Research Article: Hope for HIV control in southern Africa: The continued quest for a vaccine

Date Published: February 28, 2017

Publisher: Public Library of Science

Author(s): Linda-Gail Bekker, Glenda E. Gray

Abstract: In a Perspective, Linda-Gail Bekker and Glenda Gray discuss HIV vaccine development.

Partial Text: Importantly, a partially efficacious vaccine such as the one described in the recent modelling study has already been demonstrated. The RV144 vaccine trial was conducted amongst 16,395 heterosexual HIV-uninfected Thai adults using an ALVAC-HIV and AIDSVAX B/E gp120 boost regimen, and RV144 was the first vaccine to show any efficacy in reducing HIV acquisition, with a 60.5% (95% CI 22–80) efficacy within 12 months and a 31.2% (95% CI 1.1–52.1) efficacy after 3.5 years [5].

The breakthrough with RV144 was unexpected because, in the preclinical studies, ALVAC-HIV showed unimpressive immunogenicity and the protein boosts alone were unable to prevent HIV acquisition [9,10]. Additionally, there was a notable absence of stimulation of broadly neutralizing antibodies (BNAbs), the current popular target of new HIV vaccine research [11]. BNAbs are a favoured topic in the HIV vaccine field because, once elicited, they are able to neutralize most strains of a viral pathogen, which would be highly desirable in the case of an HIV vaccine. BNAb responses do occur naturally in a small number of HIV-infected individuals, albeit years after infection. Key knowledge gaps have prevented a BNAb-focused vaccine approach, including the issues of how BNAbs develop and the mechanism by which the HIV virus drives their production. Isolated human samples from HIV-infected patients who do develop BNAbs have been studied, and this has provided some insight, from which immunogens have been designed [11]. A proof-of-concept clinical trial to test whether one particular BNAb known as VRC01, which binds to the CD4 binding region of the HIV envelope, is effective in preventing HIV infection in women in the southern and eastern African region is currently underway. A companion trial evaluating this concept is being carried out in the Americas in MSM and transgender women. These trials will define whether HIV transmission at the mucosal level can be averted [12].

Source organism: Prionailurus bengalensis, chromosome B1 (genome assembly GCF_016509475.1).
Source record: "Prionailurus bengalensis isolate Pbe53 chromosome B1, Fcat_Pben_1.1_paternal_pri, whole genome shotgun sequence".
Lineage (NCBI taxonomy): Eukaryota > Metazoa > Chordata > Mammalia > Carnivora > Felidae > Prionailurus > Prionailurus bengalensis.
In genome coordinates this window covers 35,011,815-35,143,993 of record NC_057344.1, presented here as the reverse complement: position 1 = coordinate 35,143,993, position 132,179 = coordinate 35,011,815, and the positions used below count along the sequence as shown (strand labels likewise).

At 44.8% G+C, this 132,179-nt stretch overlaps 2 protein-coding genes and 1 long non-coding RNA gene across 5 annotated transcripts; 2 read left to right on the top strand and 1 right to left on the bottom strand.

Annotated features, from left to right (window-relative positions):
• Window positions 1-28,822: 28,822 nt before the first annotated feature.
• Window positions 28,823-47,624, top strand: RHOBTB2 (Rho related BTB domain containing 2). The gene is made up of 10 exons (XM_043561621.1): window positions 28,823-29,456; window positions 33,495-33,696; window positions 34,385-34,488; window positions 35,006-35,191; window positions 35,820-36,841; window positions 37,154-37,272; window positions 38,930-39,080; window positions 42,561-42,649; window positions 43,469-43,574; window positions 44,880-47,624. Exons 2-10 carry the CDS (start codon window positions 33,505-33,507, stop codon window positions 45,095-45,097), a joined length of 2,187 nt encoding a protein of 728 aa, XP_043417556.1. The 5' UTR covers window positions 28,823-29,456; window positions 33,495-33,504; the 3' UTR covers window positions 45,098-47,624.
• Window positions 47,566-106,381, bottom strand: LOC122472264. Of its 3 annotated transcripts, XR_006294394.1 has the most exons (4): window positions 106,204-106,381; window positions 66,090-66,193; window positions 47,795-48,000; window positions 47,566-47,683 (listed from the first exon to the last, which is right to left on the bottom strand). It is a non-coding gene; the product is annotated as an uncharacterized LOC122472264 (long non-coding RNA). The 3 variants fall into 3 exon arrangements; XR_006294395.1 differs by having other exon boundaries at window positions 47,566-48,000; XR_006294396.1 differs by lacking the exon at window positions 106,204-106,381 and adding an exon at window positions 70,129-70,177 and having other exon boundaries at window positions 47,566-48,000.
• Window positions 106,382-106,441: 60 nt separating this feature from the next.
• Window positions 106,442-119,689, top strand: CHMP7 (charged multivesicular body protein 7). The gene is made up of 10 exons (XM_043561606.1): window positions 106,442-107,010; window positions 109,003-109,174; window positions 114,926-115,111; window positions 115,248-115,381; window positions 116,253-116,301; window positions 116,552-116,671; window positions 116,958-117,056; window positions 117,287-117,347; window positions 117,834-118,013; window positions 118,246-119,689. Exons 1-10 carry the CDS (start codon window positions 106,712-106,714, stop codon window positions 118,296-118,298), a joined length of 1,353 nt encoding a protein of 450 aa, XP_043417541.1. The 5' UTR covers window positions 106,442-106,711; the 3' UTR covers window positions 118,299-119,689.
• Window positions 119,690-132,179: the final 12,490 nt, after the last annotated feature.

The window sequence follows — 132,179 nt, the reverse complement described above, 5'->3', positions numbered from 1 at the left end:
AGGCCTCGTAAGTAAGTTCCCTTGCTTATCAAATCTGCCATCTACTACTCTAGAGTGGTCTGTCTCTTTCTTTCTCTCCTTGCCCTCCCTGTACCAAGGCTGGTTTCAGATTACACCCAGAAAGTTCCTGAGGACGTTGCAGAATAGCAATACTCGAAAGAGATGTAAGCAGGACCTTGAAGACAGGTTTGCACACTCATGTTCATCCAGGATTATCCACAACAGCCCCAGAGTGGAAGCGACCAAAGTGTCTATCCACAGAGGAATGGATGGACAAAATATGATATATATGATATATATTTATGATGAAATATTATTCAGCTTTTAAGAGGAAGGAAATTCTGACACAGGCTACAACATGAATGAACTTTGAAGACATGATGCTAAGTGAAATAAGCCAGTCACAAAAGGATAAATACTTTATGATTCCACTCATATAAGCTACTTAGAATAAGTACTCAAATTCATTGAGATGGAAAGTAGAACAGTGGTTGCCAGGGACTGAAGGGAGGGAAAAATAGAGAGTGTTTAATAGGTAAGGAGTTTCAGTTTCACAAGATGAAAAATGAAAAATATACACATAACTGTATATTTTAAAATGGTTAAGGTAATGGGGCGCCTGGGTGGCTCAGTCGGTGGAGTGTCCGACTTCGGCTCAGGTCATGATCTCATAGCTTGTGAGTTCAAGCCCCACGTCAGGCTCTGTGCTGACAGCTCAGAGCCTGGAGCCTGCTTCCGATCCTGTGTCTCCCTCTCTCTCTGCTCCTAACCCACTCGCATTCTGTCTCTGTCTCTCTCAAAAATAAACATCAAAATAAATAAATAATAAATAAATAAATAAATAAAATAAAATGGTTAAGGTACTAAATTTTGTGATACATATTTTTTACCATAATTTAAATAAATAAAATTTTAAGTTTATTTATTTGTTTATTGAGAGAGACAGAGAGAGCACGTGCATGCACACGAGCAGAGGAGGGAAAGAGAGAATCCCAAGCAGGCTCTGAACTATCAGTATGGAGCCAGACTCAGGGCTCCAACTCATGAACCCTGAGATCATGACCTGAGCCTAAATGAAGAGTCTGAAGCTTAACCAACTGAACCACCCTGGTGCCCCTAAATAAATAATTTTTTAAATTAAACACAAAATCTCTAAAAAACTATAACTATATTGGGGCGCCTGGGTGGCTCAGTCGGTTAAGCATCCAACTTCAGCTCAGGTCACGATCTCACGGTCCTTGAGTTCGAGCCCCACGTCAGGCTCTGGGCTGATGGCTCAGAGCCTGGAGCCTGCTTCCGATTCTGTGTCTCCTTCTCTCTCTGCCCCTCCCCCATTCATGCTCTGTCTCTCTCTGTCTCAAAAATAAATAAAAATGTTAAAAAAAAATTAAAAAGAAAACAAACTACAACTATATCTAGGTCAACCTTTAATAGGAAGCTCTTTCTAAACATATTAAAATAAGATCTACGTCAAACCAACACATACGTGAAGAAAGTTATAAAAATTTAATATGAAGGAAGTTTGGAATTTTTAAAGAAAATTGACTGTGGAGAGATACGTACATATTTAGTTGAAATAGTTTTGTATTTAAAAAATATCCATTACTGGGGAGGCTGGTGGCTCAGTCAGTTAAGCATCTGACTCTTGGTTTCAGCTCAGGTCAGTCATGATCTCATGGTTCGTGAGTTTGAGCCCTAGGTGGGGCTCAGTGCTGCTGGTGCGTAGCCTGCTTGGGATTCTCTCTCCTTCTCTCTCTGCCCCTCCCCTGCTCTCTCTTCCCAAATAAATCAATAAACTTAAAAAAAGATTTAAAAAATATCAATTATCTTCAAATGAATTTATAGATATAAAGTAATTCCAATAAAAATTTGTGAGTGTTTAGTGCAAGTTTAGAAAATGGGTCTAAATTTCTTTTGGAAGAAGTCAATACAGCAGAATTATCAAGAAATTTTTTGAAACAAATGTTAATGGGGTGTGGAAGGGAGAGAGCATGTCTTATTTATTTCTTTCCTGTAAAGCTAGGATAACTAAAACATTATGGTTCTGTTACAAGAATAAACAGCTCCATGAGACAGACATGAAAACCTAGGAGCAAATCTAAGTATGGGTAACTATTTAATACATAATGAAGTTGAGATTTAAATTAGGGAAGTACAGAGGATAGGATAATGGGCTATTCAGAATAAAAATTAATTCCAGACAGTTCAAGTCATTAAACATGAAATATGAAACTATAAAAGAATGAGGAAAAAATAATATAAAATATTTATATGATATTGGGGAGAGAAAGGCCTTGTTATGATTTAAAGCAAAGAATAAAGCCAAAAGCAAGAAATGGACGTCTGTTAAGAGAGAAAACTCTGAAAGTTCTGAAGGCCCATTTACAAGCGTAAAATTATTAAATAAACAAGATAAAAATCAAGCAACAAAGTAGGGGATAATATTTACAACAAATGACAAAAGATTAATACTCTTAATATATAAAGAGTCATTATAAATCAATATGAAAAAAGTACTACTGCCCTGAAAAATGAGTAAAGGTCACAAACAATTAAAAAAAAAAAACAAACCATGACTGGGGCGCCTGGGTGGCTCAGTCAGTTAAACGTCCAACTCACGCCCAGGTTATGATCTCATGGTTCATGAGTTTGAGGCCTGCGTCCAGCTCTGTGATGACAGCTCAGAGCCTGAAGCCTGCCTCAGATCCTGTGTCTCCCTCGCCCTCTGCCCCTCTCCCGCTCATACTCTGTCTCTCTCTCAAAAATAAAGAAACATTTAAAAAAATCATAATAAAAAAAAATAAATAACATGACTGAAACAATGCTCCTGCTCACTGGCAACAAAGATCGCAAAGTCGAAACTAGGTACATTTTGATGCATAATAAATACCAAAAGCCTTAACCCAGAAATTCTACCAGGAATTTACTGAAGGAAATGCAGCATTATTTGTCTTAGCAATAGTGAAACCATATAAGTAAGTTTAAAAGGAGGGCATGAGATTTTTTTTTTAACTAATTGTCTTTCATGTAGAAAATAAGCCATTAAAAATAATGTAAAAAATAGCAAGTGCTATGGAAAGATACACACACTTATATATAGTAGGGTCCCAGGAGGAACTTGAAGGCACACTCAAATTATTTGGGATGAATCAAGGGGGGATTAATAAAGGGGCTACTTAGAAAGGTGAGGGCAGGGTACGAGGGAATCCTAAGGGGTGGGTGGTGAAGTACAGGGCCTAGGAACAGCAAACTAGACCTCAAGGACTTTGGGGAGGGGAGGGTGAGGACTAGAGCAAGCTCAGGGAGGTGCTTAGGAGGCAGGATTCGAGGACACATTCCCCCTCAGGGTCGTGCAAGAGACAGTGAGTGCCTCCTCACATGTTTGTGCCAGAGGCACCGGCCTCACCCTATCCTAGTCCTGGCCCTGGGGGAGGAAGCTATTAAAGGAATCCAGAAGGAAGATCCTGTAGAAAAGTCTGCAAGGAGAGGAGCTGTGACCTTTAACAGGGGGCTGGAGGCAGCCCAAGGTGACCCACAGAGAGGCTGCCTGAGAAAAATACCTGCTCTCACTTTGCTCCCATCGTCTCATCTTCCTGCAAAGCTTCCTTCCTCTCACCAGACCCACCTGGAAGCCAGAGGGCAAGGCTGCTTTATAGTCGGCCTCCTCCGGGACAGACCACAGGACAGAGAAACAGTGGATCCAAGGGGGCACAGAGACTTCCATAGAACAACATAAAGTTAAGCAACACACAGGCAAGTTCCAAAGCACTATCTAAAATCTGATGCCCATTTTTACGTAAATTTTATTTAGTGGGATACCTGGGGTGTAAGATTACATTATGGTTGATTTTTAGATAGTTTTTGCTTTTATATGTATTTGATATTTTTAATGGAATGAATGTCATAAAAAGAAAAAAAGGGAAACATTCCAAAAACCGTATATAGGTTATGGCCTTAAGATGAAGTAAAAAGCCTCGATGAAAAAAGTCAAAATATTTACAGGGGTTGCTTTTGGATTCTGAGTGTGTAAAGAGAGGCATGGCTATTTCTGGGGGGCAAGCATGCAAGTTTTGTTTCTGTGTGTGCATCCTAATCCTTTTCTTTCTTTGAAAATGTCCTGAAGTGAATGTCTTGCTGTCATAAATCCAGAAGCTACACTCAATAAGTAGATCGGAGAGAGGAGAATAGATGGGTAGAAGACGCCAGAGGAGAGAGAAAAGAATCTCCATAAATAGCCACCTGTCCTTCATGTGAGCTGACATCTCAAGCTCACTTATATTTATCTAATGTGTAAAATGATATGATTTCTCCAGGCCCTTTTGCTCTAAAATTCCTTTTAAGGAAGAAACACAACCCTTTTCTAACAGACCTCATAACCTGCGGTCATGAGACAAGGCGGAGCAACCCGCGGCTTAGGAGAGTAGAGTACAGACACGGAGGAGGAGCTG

The findings of the HVTN 702 trial have the potential to be a great leap in HIV prevention research, with vaccine efficacy results anticipated in early 2021. But, even if efficacious, a paramount challenge will be getting the vaccine out of the laboratory and to those people who need it most—particularly, difficult-to-reach populations in low- and middle-income countries. Notably, the cost of vaccine manufacturing will play a large role, as developing countries are already having to make tough decisions regarding optimal funding of HIV prevention and treatment programs. If a vaccine is at best only partially efficacious, the correct combination of preventative measures will need to be explored, likely on a population-specific basis, and choices made. From current predictions, however, a safe vaccine of even modest efficacy could be the game changer necessary to close the HIV prevention gap.



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